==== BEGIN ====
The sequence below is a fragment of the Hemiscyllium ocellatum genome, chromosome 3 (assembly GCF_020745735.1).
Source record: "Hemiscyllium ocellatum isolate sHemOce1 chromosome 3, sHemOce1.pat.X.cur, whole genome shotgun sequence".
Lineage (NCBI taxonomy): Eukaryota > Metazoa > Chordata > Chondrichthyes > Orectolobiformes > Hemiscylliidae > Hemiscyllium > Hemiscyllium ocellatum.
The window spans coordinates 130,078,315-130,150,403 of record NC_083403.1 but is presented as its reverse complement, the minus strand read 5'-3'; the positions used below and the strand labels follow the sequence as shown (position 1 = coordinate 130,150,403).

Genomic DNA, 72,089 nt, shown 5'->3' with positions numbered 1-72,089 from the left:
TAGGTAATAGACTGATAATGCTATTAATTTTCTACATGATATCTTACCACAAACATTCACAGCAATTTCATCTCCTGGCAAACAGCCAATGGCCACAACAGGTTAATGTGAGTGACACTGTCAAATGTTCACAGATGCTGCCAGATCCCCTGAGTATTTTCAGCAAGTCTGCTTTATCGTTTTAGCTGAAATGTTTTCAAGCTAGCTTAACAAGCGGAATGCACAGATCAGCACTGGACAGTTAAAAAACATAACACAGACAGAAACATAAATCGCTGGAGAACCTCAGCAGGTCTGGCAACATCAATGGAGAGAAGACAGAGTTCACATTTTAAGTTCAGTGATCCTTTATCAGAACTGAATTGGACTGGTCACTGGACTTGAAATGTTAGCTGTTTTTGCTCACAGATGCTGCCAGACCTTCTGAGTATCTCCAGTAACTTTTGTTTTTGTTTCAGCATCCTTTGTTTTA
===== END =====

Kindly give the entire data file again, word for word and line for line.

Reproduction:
The sequence below is a fragment of the Hemiscyllium ocellatum genome, chromosome 3 (assembly GCF_020745735.1).
Source record: "Hemiscyllium ocellatum isolate sHemOce1 chromosome 3, sHemOce1.pat.X.cur, whole genome shotgun sequence".
Lineage (NCBI taxonomy): Eukaryota > Metazoa > Chordata > Chondrichthyes > Orectolobiformes > Hemiscylliidae > Hemiscyllium > Hemiscyllium ocellatum.
The window spans coordinates 130,078,315-130,150,403 of record NC_083403.1 but is presented as its reverse complement, the minus strand read 5'-3'; the positions used below and the strand labels follow the sequence as shown (position 1 = coordinate 130,150,403).

Genomic DNA, 72,089 nt, shown 5'->3' with positions numbered 1-72,089 from the left:
TAGGTAATAGACTGATAATGCTATTAATTTTCTACATGATATCTTACCACAAACATTCACAGCAATTTCATCTCCTGGCAAACAGCCAATGGCCACAACAGGTTAATGTGAGTGACACTGTCAAATGTTCACAGATGCTGCCAGATCCCCTGAGTATTTTCAGCAAGTCTGCTTTATCGTTTTAGCTGAAATGTTTTCAAGCTAGCTTAACAAGCGGAATGCACAGATCAGCACTGGACAGTTAAAAAACATAACACAGACAGAAACATAAATCGCTGGAGAACCTCAGCAGGTCTGGCAACATCAATGGAGAGAAGACAGAGTTCACATTTTAAGTTCAGTGATCCTTTATCAGAACTGAATTGGACTGGTCACTGGACTTGAAATGTTAGCTGTTTTTGCTCACAGATGCTGCCAGACCTTCTGAGTATCTCCAGTAACTTTTGTTTTTGTTTCAGCATCCTTTGTTTTA